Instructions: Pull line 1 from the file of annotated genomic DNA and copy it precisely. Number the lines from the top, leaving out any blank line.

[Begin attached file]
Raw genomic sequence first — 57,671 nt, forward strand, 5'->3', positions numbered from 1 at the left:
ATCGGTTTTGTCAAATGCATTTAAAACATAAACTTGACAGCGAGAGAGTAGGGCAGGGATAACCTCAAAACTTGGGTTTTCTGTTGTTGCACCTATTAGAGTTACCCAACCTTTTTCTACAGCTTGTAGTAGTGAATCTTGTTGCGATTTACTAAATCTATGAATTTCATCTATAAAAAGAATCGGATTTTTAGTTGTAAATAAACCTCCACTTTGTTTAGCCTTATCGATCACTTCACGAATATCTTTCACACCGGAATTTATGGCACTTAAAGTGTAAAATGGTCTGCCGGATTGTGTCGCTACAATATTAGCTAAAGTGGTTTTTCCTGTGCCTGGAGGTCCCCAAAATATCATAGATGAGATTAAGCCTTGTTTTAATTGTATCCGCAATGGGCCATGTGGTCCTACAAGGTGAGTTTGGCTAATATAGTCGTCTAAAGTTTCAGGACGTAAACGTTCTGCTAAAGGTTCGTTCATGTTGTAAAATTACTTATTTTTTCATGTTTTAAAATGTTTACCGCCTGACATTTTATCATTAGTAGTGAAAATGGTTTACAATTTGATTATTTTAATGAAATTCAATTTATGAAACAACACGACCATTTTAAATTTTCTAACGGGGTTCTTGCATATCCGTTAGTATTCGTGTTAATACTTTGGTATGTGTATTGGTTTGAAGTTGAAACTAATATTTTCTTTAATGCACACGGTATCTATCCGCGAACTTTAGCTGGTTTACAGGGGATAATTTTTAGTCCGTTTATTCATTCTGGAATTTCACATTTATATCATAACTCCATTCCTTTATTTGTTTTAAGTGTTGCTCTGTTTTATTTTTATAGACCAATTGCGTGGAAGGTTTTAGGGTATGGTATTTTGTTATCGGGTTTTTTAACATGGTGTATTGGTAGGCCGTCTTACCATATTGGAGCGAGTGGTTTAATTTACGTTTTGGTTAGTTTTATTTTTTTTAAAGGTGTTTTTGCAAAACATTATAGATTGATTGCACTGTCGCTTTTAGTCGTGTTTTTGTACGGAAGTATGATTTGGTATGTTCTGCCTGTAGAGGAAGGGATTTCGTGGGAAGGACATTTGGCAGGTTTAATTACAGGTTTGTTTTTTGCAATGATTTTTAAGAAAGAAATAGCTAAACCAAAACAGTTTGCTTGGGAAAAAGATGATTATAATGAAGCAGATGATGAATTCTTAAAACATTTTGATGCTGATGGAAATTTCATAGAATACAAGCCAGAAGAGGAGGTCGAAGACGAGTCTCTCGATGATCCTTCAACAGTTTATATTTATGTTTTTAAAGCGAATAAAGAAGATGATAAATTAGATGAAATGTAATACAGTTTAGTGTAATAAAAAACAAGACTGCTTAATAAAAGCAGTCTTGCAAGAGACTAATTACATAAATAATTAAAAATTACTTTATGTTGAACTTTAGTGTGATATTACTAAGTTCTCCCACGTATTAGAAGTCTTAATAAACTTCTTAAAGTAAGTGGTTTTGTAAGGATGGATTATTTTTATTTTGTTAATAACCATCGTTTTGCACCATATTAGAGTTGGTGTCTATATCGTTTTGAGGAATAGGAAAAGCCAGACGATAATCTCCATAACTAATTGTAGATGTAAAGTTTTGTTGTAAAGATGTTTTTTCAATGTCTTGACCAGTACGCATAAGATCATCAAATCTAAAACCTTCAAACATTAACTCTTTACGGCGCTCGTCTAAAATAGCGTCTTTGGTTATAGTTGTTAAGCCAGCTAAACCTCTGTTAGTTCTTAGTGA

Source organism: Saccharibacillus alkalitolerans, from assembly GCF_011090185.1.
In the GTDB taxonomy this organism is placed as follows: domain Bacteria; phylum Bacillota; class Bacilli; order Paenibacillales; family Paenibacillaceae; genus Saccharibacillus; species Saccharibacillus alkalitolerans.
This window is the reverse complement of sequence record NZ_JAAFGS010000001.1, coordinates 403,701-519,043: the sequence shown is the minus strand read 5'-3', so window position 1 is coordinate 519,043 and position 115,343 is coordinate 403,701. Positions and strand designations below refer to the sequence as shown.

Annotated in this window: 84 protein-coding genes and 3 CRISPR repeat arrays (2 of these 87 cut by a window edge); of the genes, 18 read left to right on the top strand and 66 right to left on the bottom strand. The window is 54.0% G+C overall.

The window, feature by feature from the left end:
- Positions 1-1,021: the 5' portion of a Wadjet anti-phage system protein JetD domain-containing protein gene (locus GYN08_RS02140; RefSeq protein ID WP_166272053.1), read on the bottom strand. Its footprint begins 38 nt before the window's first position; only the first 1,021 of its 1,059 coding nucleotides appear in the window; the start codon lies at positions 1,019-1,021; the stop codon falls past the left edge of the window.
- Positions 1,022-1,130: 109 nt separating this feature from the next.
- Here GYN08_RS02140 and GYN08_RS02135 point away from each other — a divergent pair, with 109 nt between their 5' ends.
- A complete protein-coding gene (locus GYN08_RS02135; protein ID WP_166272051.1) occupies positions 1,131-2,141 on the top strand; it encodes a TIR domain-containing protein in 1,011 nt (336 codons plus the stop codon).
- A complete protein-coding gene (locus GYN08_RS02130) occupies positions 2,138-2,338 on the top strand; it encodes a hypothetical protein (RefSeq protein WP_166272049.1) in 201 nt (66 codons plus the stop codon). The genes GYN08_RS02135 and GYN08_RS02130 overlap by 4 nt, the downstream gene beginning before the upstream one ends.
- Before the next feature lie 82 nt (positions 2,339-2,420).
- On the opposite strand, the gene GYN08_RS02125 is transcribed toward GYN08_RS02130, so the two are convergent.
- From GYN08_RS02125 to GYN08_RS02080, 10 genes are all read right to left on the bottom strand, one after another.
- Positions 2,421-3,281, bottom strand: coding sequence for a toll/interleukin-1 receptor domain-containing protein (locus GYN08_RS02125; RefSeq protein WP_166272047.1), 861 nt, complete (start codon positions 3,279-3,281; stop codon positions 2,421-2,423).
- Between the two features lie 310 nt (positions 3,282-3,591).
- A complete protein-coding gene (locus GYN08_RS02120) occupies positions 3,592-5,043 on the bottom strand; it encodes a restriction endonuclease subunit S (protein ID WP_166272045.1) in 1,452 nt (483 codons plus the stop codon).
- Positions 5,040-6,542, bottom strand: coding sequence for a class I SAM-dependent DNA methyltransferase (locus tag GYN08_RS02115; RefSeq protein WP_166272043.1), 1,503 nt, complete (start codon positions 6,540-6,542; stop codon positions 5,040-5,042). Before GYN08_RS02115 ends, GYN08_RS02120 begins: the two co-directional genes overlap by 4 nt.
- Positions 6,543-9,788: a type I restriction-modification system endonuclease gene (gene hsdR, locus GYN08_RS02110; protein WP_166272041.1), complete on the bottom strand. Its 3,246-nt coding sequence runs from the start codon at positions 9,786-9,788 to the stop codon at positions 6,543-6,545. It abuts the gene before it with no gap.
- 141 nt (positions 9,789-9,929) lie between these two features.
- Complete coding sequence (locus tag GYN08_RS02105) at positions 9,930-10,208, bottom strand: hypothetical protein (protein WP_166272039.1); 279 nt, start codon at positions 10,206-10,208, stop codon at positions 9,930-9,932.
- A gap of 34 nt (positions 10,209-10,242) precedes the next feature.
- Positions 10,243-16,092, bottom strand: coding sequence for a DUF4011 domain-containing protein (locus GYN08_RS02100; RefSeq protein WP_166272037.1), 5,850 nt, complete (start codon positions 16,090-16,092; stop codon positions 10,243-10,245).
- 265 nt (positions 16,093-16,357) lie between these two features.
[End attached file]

Raw genomic sequence first — 57,671 nt, forward strand, 5'->3', positions numbered from 1 at the left: